I’ve decided that instead of posting details on each and every menu, especially when we’re repeating a lot of dishes these days from our repertoire, I’m going to focus a bit more on the dishes that standout and/or are new. Now, here, I’m going to be wrapping up the whole period following the Christmas dinners and on through this last weekend. During that time we had a menu for the 26th and 27th, then a private party on the 29th, then two different menus, one for the 31st and 1st, and another for the 2nd and 3rd.
New version of our parihuela, a traditional seafood soup from Peru. This combines elements and flavors from the classic with some additional elements from a second soup, a chupe de mariscos. The core difference, perhaps, between the two, is that the former is a tomato based broth while the latter is a dairy base. I’ve brought both into play and I think this may have been the biggest hit of all of the dinners.
Into a pot with a couple of large onions, sliced, a few cloves of garlic, crushed, two each of dried ají panca & mirasol, and cook those down in a little butter until the onions are soft. To that I added a cup of white wine and let it come to a boil for a couple of minutes. Then I added half a dozen coarsely chopped tomatoes, a couple of teaspoons of hot paprika, a couple of tablespoons of miso paste, some oregano, cilantro and parsley, about 3/4 cup of cream, 2 cups of shellfish stock, and just enough milk to cover the ingredients. Brought to a simmer and cooked for about 15 minutes. Then pureed and strained back into a pot over a mix of roughly 3 lbs combined of diced catfish, calamari rings, mussels, clams, and prawns. Basically I just let them cook in the hot liquid, bringing it just back up to a simmer for about 5 minutes. Served with a mix of the same three herbs chopped up, and a little drizzle of smoked paprika oil.
You know I like my pastas, and I have to say, this is one of my favorites in recent months. It’s a semolina and egg dough, rolled out thin, and filled with a puree of steamed cauliflower and garlic with mascarpone, ricotta, and a little gran pampeano, the local equivalent of grana padano (any similar cheese, like parmigiano, will work), salt and white pepper. Formed into pansôti, boiled, and served over a base of “melted” leeks – slow cooked sliced leeks in butter until falling apart soft. Topped with lemon puree and toasted panko breadcrumbs with gremolata (lemon peel, black pepper, parsley, garlic) and finely chopped thai chilies.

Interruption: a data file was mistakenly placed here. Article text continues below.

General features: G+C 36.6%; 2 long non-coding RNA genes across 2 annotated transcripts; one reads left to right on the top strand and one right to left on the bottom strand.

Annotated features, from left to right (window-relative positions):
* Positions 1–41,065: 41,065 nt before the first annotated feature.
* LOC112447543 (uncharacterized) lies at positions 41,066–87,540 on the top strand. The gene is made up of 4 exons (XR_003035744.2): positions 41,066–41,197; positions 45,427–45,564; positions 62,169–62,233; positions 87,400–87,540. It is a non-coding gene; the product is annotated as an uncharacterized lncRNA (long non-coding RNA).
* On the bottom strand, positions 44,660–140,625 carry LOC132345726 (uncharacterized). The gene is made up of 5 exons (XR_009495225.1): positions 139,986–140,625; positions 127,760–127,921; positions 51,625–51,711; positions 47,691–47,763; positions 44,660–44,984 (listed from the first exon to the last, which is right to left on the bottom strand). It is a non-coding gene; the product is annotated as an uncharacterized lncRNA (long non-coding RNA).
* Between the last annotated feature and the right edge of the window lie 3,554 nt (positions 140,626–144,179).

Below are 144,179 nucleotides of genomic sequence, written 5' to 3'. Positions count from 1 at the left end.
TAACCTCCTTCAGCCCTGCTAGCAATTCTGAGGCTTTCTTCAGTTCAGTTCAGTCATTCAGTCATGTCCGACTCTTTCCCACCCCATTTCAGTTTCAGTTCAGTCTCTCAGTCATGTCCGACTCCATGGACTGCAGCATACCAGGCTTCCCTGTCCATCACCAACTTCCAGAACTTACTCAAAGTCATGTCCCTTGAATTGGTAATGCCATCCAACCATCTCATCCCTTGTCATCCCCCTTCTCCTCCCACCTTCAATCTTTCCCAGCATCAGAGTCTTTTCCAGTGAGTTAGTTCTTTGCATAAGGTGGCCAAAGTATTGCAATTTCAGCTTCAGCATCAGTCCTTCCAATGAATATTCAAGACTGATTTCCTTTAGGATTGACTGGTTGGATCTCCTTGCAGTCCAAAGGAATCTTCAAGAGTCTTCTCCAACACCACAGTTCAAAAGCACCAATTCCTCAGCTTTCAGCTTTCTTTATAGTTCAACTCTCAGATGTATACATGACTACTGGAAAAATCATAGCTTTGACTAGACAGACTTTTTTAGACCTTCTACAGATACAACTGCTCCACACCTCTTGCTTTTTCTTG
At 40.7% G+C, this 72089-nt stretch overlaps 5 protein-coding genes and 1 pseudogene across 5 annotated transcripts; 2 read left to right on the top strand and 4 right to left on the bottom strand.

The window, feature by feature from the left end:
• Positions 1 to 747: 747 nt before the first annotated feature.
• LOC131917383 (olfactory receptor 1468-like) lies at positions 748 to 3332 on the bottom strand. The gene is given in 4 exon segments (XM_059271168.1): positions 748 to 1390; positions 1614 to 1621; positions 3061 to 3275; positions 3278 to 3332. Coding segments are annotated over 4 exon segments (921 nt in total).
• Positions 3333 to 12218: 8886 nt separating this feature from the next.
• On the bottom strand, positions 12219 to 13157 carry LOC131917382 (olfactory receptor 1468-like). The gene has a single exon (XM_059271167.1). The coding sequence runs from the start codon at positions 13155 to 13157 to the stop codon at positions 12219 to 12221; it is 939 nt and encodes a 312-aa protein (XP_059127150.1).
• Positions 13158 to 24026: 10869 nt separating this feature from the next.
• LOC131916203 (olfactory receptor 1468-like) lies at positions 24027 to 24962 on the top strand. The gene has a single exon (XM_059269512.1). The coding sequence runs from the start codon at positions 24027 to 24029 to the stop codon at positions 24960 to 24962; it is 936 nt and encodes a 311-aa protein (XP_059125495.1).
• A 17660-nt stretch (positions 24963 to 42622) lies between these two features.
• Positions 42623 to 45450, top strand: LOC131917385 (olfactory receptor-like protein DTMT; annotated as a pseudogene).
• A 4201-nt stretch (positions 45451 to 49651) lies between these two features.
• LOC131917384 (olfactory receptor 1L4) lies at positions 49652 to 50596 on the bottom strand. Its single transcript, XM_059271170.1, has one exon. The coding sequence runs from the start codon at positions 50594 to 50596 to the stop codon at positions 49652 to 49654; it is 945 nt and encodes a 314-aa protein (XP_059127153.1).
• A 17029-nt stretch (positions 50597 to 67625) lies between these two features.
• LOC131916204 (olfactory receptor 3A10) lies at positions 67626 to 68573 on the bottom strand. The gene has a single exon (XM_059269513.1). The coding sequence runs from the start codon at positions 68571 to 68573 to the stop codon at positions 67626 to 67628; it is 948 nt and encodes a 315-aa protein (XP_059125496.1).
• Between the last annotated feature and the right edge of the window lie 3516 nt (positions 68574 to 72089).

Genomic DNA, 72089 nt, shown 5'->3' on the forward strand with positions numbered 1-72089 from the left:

This is the next iteration in the steady evolution of our cod viennoise, the most recent version of which looked like this. It suddenly occurred to me that in some ways there’s an interesting similarity to a beef wellington, in terms of some of the layering and flavors. Here, I took the cod and placed it inside a large empanada wrapper, or puff pastry, lined with a spinach crepe to help keep it from getting soggy, a layer of matbucha, the spicy roasted pepper and tomato puree I’ve been playing with, portobello mushroom duxelles, and the cod. Then baked, cut open, and served over a pool of ajoblanco (toast almond flour in butter, then add lots of chopped garlic and an ají amarillo, top with a mix of milk and cream and cooked for about 15 minutes, then pureed and thickened with xanthan gum, seasoned to taste with salt and white pepper. And, atop, some blanched, shocked, and then sauteed green beans (asparagus season is gone, or I’d have probably gone that way). It was a hit!
Time to play with a little more sous vide. One of the problems with cooking rabbit is that it tends to get very dry, very quickly. Here what I did was vacuum sealed the legs with olive oil, salt, pepper, and sage leaves and cooked them for about 3-1/2 hours at 60°C/140°F. Then quickly colored in a saute pan in olive oil and butter. Served with a fondant potato cooked in chicken stock, fresh fava beans, and a take on our chocolate based sweet and sour sauce, made a bit more picante – sauteed a mix of chopped smoked venison, ají amarillo, onion, garlic, carrot and celery until soft, then added Chinese five spice, chopped prunes and yellow raisins, bay leaves, red wine vinegar and sugar and cooked it down, finishing it off with just a little flour dissolved in more vinegar to thicken it. Seasoned to taste with salt and black pepper, and garnished with mint leaves. The rabbit stayed amazingly juicy, just perfect!
Watching the latest season of Masterchef: The Professionals (UK), and in one of the episodes one of the contestants makes a classic pave – a chocolate mousse dessert I haven’t made in probably 25 years. Basically I followed this recipe – our “personal” touches were to add a couple of tablespoons of Pineral herbal liqueur to the mousse, and serve it with our chocolate sauce infused with coffee and Malbec port, and a spiced pistachio crumble. I found that the mousse didn’t set quite as firm as I’d have liked (I used agar instead of gelatin as we had some pescetarian and vegetarian folk over the week), usually agar sets firmer than gelatin, so I don’t think it was that, but more just it was so humid and warm that it was hard to keep it as chilled as we’d have liked – after the first night we actually semi-froze it – essentially a semifreddo version, and that worked a bit better.
And, on to new kitchen adventures in 2015!